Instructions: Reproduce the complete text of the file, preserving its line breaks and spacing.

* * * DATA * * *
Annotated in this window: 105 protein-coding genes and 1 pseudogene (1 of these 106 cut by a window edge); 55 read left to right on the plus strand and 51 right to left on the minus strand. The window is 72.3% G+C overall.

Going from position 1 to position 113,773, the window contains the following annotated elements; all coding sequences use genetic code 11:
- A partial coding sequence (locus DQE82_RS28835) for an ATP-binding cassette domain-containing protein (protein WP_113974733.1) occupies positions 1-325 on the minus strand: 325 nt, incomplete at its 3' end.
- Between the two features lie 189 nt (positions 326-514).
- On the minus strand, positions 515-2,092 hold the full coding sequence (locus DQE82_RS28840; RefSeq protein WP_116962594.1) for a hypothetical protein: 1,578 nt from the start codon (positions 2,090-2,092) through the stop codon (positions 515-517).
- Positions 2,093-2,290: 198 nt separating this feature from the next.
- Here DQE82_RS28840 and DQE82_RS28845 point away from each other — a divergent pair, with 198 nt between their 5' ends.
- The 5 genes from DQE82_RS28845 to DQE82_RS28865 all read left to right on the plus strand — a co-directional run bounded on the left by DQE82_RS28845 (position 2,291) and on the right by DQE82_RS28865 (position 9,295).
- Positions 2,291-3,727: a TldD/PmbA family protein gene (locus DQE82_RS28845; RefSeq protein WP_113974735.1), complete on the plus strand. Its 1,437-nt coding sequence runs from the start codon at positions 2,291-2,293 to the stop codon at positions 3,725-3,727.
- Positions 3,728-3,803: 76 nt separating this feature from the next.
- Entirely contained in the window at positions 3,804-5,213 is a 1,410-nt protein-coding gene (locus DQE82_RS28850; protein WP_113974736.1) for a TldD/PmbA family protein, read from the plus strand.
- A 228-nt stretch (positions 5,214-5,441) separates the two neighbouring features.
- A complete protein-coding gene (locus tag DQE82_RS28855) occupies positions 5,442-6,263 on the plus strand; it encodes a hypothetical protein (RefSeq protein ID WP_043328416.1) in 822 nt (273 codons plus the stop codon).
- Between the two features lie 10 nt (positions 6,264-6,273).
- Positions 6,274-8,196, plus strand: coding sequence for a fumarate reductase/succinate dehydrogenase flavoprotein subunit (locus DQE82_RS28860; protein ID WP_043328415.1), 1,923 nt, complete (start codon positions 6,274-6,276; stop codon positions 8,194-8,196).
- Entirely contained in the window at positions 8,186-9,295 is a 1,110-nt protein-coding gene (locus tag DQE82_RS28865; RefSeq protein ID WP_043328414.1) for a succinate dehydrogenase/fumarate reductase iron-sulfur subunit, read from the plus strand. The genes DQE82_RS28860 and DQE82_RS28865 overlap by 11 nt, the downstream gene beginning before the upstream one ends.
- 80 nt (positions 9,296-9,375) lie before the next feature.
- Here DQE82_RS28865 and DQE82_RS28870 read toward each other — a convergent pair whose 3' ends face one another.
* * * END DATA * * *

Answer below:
Annotated in this window: 105 protein-coding genes and 1 pseudogene (1 of these 106 cut by a window edge); 55 read left to right on the plus strand and 51 right to left on the minus strand. The window is 72.3% G+C overall.

Going from position 1 to position 113,773, the window contains the following annotated elements; all coding sequences use genetic code 11:
- A partial coding sequence (locus DQE82_RS28835) for an ATP-binding cassette domain-containing protein (protein WP_113974733.1) occupies positions 1-325 on the minus strand: 325 nt, incomplete at its 3' end.
- Between the two features lie 189 nt (positions 326-514).
- On the minus strand, positions 515-2,092 hold the full coding sequence (locus DQE82_RS28840; RefSeq protein WP_116962594.1) for a hypothetical protein: 1,578 nt from the start codon (positions 2,090-2,092) through the stop codon (positions 515-517).
- Positions 2,093-2,290: 198 nt separating this feature from the next.
- Here DQE82_RS28840 and DQE82_RS28845 point away from each other — a divergent pair, with 198 nt between their 5' ends.
- The 5 genes from DQE82_RS28845 to DQE82_RS28865 all read left to right on the plus strand — a co-directional run bounded on the left by DQE82_RS28845 (position 2,291) and on the right by DQE82_RS28865 (position 9,295).
- Positions 2,291-3,727: a TldD/PmbA family protein gene (locus DQE82_RS28845; RefSeq protein WP_113974735.1), complete on the plus strand. Its 1,437-nt coding sequence runs from the start codon at positions 2,291-2,293 to the stop codon at positions 3,725-3,727.
- Positions 3,728-3,803: 76 nt separating this feature from the next.
- Entirely contained in the window at positions 3,804-5,213 is a 1,410-nt protein-coding gene (locus DQE82_RS28850; protein WP_113974736.1) for a TldD/PmbA family protein, read from the plus strand.
- A 228-nt stretch (positions 5,214-5,441) separates the two neighbouring features.
- A complete protein-coding gene (locus tag DQE82_RS28855) occupies positions 5,442-6,263 on the plus strand; it encodes a hypothetical protein (RefSeq protein ID WP_043328416.1) in 822 nt (273 codons plus the stop codon).
- Between the two features lie 10 nt (positions 6,264-6,273).
- Positions 6,274-8,196, plus strand: coding sequence for a fumarate reductase/succinate dehydrogenase flavoprotein subunit (locus DQE82_RS28860; protein ID WP_043328415.1), 1,923 nt, complete (start codon positions 6,274-6,276; stop codon positions 8,194-8,196).
- Entirely contained in the window at positions 8,186-9,295 is a 1,110-nt protein-coding gene (locus tag DQE82_RS28865; RefSeq protein ID WP_043328414.1) for a succinate dehydrogenase/fumarate reductase iron-sulfur subunit, read from the plus strand. The genes DQE82_RS28860 and DQE82_RS28865 overlap by 11 nt, the downstream gene beginning before the upstream one ends.
- 80 nt (positions 9,296-9,375) lie before the next feature.
- Here DQE82_RS28865 and DQE82_RS28870 read toward each other — a convergent pair whose 3' ends face one another.